It’s whitepaper Wednesday! In this whitepaper from Rize you’ll learn the Z-strength of 3D printed parts built using Rize’s Augmented Polymer Deposition (APD) 3D printing process and how it compares to similar technologies.
With the widely forecasted and massive growth of industrial and direct manufacturing
applications for 3D printing, numerous commercial 3D printer manufacturers are making
bold claims about the superior strength of their 3D printed parts.
However, a 3D printed part is only as strong as its weakest point and some companies omit independent lab data regarding Z-directional (vertical) strength in their material specification documents and marketing claims, for a reason.
Z-strength is impacted by the strength of the internal bond between the layers of a part,
which is built up layer by layer.
Most 3D printing technologies are unable to create parts that are as strong in the Z-axis
as they are in the X- and Y-axes due to weak bonds that form between each layer of
material. These bonds are referred to as anisotropic. That is, their physical properties
have different values when measured in different directions.
It is imperative for industrial and commercial 3D printer users to understand the critical
impact that Z-strength has on the overall strength of the part, especially in functional
and end-use applications and to learn the Z-strength capability of the 3D printers they
Due to the way that the material bonds during the Rize APD 3D printing process, our
Rizium™ One engineering- and medical-grade thermoplastic is able to retain
its isotropic properties. That means parts printed with Rizium One have the same
strength in all directions (X, Y and Z).
Rizium One is a proprietary compound thermoplastic that is high on the engineering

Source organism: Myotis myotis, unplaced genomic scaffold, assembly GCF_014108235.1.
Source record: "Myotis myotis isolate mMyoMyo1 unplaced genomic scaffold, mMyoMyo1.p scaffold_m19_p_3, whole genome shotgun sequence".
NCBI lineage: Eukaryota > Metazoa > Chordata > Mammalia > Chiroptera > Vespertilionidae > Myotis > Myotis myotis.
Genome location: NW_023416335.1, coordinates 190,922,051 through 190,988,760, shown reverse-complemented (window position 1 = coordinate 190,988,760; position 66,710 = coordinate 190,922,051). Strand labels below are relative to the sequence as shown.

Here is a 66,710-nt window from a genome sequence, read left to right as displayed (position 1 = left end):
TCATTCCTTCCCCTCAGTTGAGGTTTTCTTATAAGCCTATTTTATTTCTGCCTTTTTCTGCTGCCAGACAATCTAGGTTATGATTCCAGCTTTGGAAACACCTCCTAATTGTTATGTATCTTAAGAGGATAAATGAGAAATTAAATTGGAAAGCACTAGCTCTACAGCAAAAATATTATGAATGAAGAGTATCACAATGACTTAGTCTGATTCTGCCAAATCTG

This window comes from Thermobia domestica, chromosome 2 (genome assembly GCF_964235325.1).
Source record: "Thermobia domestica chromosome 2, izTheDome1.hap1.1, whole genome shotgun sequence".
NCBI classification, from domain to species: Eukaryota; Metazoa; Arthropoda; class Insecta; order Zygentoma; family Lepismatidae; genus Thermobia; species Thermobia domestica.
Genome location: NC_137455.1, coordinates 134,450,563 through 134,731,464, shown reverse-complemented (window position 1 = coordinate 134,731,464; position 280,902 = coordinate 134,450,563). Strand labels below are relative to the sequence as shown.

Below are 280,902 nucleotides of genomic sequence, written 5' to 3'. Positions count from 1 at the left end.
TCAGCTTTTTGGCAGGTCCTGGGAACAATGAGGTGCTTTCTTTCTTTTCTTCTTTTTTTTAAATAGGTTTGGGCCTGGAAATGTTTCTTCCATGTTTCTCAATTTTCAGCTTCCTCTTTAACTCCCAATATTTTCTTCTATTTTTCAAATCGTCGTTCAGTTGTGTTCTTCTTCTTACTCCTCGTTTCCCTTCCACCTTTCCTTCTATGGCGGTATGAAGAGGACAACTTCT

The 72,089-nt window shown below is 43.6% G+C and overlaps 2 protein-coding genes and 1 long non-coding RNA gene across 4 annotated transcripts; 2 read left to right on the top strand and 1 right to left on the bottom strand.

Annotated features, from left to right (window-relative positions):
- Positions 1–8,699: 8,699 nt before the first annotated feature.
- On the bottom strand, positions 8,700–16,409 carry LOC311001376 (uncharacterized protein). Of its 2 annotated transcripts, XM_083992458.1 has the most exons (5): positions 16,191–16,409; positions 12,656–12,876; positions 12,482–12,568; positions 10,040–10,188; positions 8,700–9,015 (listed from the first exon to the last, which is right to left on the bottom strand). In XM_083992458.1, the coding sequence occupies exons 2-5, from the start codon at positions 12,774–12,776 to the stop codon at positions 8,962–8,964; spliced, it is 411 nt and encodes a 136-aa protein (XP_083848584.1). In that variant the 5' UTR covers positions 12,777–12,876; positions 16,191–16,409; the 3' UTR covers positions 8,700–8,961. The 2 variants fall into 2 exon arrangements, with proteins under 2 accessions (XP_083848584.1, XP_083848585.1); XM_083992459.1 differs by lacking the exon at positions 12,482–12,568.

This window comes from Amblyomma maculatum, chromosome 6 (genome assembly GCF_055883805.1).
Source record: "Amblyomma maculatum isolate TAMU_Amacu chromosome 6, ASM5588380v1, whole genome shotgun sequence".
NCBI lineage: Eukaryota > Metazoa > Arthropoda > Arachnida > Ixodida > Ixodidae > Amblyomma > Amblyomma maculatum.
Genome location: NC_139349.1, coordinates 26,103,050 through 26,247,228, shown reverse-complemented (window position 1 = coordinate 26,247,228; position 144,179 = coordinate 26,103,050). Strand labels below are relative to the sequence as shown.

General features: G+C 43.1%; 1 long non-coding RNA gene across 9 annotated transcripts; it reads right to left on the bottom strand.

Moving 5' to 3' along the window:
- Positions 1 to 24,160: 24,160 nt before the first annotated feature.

thermoplastic pyramid. It is not a single material, such as polycarbonate (PC),
acrylonitrile butadiene styrene (ABS) or polylactic acid.
Rize is unlocking 3D printing for new markets and driving the next wave of innovation
and advancement in manufacturing with their patented APD (Augmented Polymer
Deposition) technology that is the only efficient means to 3D print one-offs of injection
molded-quality parts on demand. Their deeply experienced team of former Z Corporation,
Objet and Revit materials, hardware and software experts, with over twenty patents, is
fulfilling an unmet need for a completely office-safe and affordable 3D printing platform
that can be used successfully across a wide variety of commercial applications,
including production parts, tooling, fixtures and jigs, as well as customized end-use
products. For more information, please visit the Rize website.
Rizium One is actually stronger than PC in the Z-axis and twice as strong as ABSplus in
the Z-axis. Whereas parts made with the Rize™ One 3D printer experience zero loss in
isotropic properties, compared to stock material, typical FDM parts lose approximately
40-percent of their Z-strength and, therefore, are not nearly as strong as Rize parts.
Since 3D printed parts are only as strong as their weakest point, and that point is
typically along the Z-axis, it is important to learn the Z-axis strength of the material you
are considering and how it compares to that of the X and Y axes, as well as those of
other systems’ materials.
Parts built with Rize 3D printers are isotropic, that is, uniform in X, Y and Z, stronger
than polycarbonate and twice as strong as ABSplus. Combined with unique zero-postprocessing and colour capabilities, Rize’s isotropic part strength makes it the only
feasible 3D printing solution for producing industrial-grade functional and end-use parts
on demand in the lab or the office, wherever and whatever that office might be.